‘Millenials,’ those of us born from the eighties to the noughties, are especially passionate about the sustainability record of their employers. Today’s firms must improve and communicate green credentials to attract the very best talent and deliver profit
Often, the logic behind installing commercial LED lighting majors on fast ROI, better light quality or a more efficient, profitable estate.
But intriguingly, another key benefit exists. Younger employees are emotionally invested in the environment. They are voting with their feet on where they will work and for whom, based on how sustainable any potential employer is.
Along with elements like flexible home working, sustainable workplaces means a lot to young employees. Therefore, every business must consider whether it is acting fast enough, demonstrating leadership on carbon reduction which also attracts bright young minds.
Today’s recruitment priority; the commitment to carbon reduction
Many millenials will question the sustainability metrics of employers at interview. Some will even dismiss employment offers out of hand if the company can’t prove its green pedigree.
Firms like M&S and Sainsburys have seen the direction of travel. Lux reported that from 2014, all new lighting in Sainsburys stores, offices and warehouses would be specified as LED by default. The retailer is seeking 30% carbon emission reductions by 2020.
M&S too is rolling out LEDs. Both firms seek quick ROI and bottom line wins, but the M&S Plan A, which details its overall green drive, lays out why sustainability is so crucial to the workforce too.
‘We soon realised that there was a compelling business case for sustainability,’ M&S explains. ‘It saved us money, inspired our employees, opened up new revenue streams, drove innovation in anticipation of disruption in our sector.’ At Greenlite, we believe these are precisely the attitudes today’s young employees crave.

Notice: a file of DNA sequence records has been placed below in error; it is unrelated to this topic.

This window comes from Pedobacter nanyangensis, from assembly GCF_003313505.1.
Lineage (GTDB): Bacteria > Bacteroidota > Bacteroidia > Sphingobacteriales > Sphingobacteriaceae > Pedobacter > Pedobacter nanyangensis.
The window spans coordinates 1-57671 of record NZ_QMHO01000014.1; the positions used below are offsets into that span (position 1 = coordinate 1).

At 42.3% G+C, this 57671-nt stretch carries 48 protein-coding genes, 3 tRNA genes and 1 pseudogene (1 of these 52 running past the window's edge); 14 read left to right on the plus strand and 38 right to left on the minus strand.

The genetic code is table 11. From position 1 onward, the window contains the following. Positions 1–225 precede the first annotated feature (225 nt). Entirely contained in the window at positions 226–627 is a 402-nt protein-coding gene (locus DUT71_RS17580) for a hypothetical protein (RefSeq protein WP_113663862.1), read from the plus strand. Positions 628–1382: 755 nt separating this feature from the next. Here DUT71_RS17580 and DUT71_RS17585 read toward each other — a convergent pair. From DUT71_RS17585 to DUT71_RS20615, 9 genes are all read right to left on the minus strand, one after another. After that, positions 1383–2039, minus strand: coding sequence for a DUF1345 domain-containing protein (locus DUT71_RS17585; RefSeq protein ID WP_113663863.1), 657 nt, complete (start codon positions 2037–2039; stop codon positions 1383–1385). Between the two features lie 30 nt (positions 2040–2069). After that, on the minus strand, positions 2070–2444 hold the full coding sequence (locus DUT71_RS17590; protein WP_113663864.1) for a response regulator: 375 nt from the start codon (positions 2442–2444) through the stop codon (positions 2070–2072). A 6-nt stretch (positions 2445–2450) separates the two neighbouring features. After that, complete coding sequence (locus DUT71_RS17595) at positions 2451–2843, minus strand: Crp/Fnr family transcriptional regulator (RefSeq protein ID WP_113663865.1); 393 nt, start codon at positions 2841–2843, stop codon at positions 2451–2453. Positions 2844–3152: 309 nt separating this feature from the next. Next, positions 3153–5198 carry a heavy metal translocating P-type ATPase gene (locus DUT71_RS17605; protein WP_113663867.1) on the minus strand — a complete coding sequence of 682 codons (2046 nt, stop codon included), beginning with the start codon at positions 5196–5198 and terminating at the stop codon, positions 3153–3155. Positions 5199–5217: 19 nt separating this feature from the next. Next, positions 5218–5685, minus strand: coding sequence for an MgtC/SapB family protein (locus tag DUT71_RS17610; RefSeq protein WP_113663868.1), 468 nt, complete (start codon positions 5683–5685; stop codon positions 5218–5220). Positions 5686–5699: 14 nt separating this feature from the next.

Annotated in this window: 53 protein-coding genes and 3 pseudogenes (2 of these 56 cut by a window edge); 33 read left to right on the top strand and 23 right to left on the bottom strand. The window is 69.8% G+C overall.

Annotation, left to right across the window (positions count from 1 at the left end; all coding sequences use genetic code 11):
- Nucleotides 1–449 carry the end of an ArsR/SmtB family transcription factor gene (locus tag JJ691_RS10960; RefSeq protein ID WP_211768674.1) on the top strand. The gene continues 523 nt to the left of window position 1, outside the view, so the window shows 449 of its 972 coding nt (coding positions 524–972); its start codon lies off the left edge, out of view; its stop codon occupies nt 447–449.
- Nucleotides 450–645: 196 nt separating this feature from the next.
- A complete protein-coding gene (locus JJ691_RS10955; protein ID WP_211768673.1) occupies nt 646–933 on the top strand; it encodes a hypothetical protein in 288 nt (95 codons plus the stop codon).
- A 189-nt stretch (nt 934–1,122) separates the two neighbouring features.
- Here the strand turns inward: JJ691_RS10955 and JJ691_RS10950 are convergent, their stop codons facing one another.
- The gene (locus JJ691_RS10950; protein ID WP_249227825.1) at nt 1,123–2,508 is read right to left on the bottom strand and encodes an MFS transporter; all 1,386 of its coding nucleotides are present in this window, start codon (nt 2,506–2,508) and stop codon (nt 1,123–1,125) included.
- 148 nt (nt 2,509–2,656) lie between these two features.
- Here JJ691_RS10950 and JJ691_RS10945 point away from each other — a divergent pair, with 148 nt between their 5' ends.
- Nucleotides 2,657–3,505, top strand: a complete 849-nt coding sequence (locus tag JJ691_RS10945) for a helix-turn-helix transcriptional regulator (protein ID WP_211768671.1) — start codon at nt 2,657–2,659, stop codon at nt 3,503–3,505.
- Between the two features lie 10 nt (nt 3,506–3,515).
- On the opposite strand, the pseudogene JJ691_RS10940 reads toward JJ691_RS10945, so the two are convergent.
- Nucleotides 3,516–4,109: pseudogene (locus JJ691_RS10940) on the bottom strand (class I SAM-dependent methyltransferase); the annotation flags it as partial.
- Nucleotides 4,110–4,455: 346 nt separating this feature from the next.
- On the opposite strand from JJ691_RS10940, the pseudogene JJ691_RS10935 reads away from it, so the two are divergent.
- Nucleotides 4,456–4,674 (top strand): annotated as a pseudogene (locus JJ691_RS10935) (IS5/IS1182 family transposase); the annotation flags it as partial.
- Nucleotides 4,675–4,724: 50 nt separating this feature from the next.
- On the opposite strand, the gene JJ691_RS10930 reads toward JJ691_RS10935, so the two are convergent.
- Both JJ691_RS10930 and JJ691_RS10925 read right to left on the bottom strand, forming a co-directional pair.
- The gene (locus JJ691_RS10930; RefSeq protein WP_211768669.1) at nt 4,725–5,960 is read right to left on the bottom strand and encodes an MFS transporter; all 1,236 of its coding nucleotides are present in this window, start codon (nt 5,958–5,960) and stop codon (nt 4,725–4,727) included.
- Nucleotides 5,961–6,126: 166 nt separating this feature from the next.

‘Today tens of thousands of M&S employees are engaged in delivering Plan A,’ M&S concludes. ‘They understand that social and environmental progress can often lead to good commercial outcomes too.’
In this new world, employees expect to be actively involved in sustainability with their employer. If simple steps like efficient lighting aren’t on the agenda, many prospective future managers will walk on by.
The influencers of the future
CEOs must understand; sustainability matters to the millennial demographic. As they rise the ranks and gain seniority, they will have greater influence on the steps their workplace takes to embed sustainability.
If there’s limited scope to influence within a firm, employees will move on, in a pattern that traces the overall shift towards greener business. Those companies who can’t or won’t keep up will lose out.
Firms therefore must show leadership with their carbon reduction strategy, and ensure workplaces are energy efficient; lighting is a key part of this. And in addition to employment issues, such moves have obvious financial advantages.
“We were saving about 12% in our energy consumption in the first year alone – the payback was around 15 months,” Richard Laxton, Arla Foods told EDIE, describing LED rollout. “Since 2012, we’ve reached 15% savings on our energy. And the effect on staff in terms of engagement has also been great.”
Laxton’s financial savings as a direct result of LED installation have hit £90,000 annually. Combine that money with the incentivisation such moves offer intelligent minds to work for you, plus the CSR and futurist reputation greener estates win, and the incentives should be obvious.